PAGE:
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Sökning: WFRF:(Baudin Eric) > (2015-2019) > (2017)

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1.
  • Sundin, Anders, 1954-, et al. (författare)
  • ENETS Consensus Guidelines for the Standards of Care in Neuroendocrine Tumors : Radiological, Nuclear Medicine & Hybrid Imaging.
  • 2017
  • Ingår i: Neuroendocrinology. - 0028-3835 .- 1423-0194. ; 105:3, s. 212-244
  • Tidskriftsartikel (refereegranskat)abstract
    • Contrast-enhanced computed tomography (CT) of the neckthorax-abdomen and pelvis, including 3-phase examination of the liver, constitutes the basic imaging for primary neuroendocrine tumor (NET) diagnosis, staging, surveillance, and therapy monitoring. CT characterization of lymph nodes is difficult because of inadequate size criteria (short axis diameter), and bone metastases are often missed. Contrast-enhanced magnetic resonance imaging (MRI) including diffusion-weighted imaging is preferred for the examination of the liver, pancreas, brain and bone. MRI may miss small lung metastases. MRI is less well suited than CT for the examination of extended body areas because of the longer examination procedure. Ultrasonography (US) frequently provides the initial diagnosis of liver metastases and contrast-enhanced US is excellent to characterize liver lesions that remain equivocal on CT/MRI. US is the method of choice to guide the biopsy needle for the histopathological NET diagnosis. US cannot visualize thoracic NET lesions for which CTguided biopsy therefore is used. Endocopic US is the most sensitive method to diagnose pancreatic NETs, and additionally allows for biopsy. Intraoperative US facilitates lesion detection in the pancreas and liver. Somatostatin receptor imaging should be a part of the tumor staging, preoperative imaging and restaging, for which 68 Ga-DOTA-somatostatin analog PET/CT is recommended, which is vastly superior to somatostatin receptor scintigraphy, and facilitates the diagnosis of most types of NET lesions, for example lymph node metastases, bone metastases, liver metastases, peritoneal lesions, and primary small intestinal NETs. (18)FDG-PET/CT is better suited for G3 and high G2 NETs, which generally have higher glucose metabolism and less somatostatin receptor expression than low-grade NETs, and additionally provides prognostic information.
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2.
  • Ferolla, Piero, et al. (författare)
  • Efficacy and safety of long-acting pasireotide or everolimus alone or in combination in patients with advanced carcinoids of the lung and thymus (LUNA) : an open-label, multicentre, randomised, phase 2 trial
  • 2017
  • Ingår i: The Lancet Oncology. - 1470-2045 .- 1474-5488. ; 18:12, s. 1652-1664
  • Tidskriftsartikel (refereegranskat)abstract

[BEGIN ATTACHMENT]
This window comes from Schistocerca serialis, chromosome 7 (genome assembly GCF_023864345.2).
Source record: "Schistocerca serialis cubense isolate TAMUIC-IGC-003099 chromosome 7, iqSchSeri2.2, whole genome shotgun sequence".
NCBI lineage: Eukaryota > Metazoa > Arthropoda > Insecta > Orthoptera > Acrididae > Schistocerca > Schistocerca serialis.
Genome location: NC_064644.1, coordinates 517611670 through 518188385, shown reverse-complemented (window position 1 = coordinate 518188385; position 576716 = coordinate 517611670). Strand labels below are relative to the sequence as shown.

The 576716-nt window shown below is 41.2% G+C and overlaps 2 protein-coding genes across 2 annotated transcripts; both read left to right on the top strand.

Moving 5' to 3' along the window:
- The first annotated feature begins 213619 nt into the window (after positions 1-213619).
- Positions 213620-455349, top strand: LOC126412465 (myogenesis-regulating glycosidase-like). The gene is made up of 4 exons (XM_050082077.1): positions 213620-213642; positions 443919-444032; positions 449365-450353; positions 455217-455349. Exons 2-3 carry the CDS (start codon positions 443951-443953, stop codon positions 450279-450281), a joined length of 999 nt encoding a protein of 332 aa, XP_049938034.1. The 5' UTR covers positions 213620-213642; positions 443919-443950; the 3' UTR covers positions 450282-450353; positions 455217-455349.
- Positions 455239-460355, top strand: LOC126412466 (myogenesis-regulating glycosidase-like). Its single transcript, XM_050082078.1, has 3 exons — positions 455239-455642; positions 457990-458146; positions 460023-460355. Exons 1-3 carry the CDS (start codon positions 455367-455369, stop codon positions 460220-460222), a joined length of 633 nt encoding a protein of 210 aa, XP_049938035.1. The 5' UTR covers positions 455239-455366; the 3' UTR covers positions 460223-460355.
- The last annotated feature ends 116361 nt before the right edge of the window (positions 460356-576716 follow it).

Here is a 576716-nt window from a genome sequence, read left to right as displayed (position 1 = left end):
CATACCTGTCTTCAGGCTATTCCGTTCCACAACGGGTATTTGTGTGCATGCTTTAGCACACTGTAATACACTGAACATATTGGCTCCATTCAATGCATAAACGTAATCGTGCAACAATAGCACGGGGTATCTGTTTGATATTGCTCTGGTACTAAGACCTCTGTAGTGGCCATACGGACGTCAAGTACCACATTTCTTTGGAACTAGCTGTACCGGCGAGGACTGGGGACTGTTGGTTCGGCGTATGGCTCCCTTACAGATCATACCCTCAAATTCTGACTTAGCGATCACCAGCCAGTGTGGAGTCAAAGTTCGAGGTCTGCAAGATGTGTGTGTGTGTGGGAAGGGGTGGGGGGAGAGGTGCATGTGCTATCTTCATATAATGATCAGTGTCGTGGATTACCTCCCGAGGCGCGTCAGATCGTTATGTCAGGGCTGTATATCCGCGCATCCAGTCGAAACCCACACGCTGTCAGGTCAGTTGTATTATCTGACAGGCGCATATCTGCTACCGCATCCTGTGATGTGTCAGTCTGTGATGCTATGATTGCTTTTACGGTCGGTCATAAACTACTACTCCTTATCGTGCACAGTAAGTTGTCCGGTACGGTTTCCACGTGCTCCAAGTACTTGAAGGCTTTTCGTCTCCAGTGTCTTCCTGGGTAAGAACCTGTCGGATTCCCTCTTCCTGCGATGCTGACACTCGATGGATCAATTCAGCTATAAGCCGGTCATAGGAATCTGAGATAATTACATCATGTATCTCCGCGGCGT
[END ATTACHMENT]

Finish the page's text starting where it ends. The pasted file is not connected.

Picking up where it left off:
• BackgroundThere are no data from prospective studies focused exclusively on patients with advanced lung and thymic carcinoids. We aimed to assess the efficacy and safety of long-acting pasireotide and everolimus, administered alone or in combination, in patients with advanced carcinoids of the lung or thymus.MethodsLUNA was a prospective, multicentre, randomised, open-label, phase 2 trial of adult patients (aged >18 years) with advanced (unresectable or metastatic), well differentiated carcinoid tumours of the lung or thymus, with radiological progression within 12 months before randomisation, and a WHO performance status of 0–2. At each centre, the investigator or their designee registered each patient using an interactive voice recognition system into one of the three treatment groups. The randomisation allocation sequence was generated by an external company; patients were randomly assigned (1:1:1) to receive treatment with long-acting pasireotide (60 mg intramuscularly every 28 days), everolimus (10 mg orally once daily), or both in combination, for the core 12-month treatment period. Patients were stratified by carcinoid type (typical vs atypical) and line of study treatment (first line vs others). The primary endpoint was the proportion of patients progression-free at month 9, defined as the proportion of patients with overall lesion assessment at month 9 showing a complete response, partial response, or stable disease according to local Response Evaluation Criteria in Solid Tumors, version 1.1, assessed in the intention-to-treat population. Safety was assessed in all patients who received at least one dose of study drug and had at least one post-baseline safety assessment. The trial is registered with ClinicalTrials.gov, number NCT01563354. The extension phase of the study is ongoing.FindingsBetween Aug 16, 2013, and Sept 30, 2014, 124 patients were enrolled from 36 centres in nine countries: 41 were allocated to the long-acting pasireotide group, 42 to the everolimus group, and 41 to the combination group. At month 9, the proportion of patients with an overall lesion assessment of complete response, partial response, or stable disease was 16 of 41 patients (39·0%, 95% CI 24·2–55·5) in the long-acting pasireotide group, 14 of 42 patients (33·3%, 19·6–49·5) in the everolimus group, and 24 of 41 patients (58·5%, 42·1–73·7) in the combination group. The most common grade 1–2 adverse events with a suspected association with long-acting pasireotide monotherapy were diarrhoea (15 [37%] of 41), hyperglycaemia (17 [41%]), and weight loss (8 [20%]); those with a suspected association with everolimus monotherapy were stomatitis (26 [62%] of 42) and diarrhoea (16 [38%]); and those suspected to be associated with combination treatment were hyperglycaemia (27 [66%] of 41]), diarrhoea (19 [46%]), and asthenia (8 [20%]). The most common grade 3–4 adverse events with a suspected association with long-acting pasireotide monotherapy were γ-glutamyltransferase increased (four [10%] of 41 patients), diarrhoea (three [7%]), and hyperglycaemia (three [7%]); those for everolimus were hyperglycaemia (seven [17%] of 42 patients), stomatitis (four [10%]), and diarrhoea (three [7%]); those for combination treatment were hyperglycaemia (nine [22%] of 41 patients) and diarrhoea (four [10%]). 11 patients died during the core 12-month treatment phase or up to 56 days after the last study treatment exposure date: two (5%) of 41 in the long-acting pasireotide group, six (14%) of 42 in the everolimus group, and three (7%) of 41 in the combination group. No deaths were suspected to be related to long-acting pasireotide treatment. One death in the everolimus group (acute kidney injury associated with diarrhoea), and two deaths in the combination group (diarrhoea and urinary sepsis in one patient, and acute renal failure and respiratory failure in one patient) were suspected to be related to everolimus treatment. In the latter patient, acute renal failure was not suspected to be related to everolimus treatment, but respiratory failure was suspected to be related.InterpretationThe study met the primary endpoint in all three treatment groups. Safety profiles were consistent with the known safety profiles of these agents. Further studies are needed to confirm the antitumour efficacy of the combination of a somatostatin analogue with everolimus in lung and thymic carcinoids.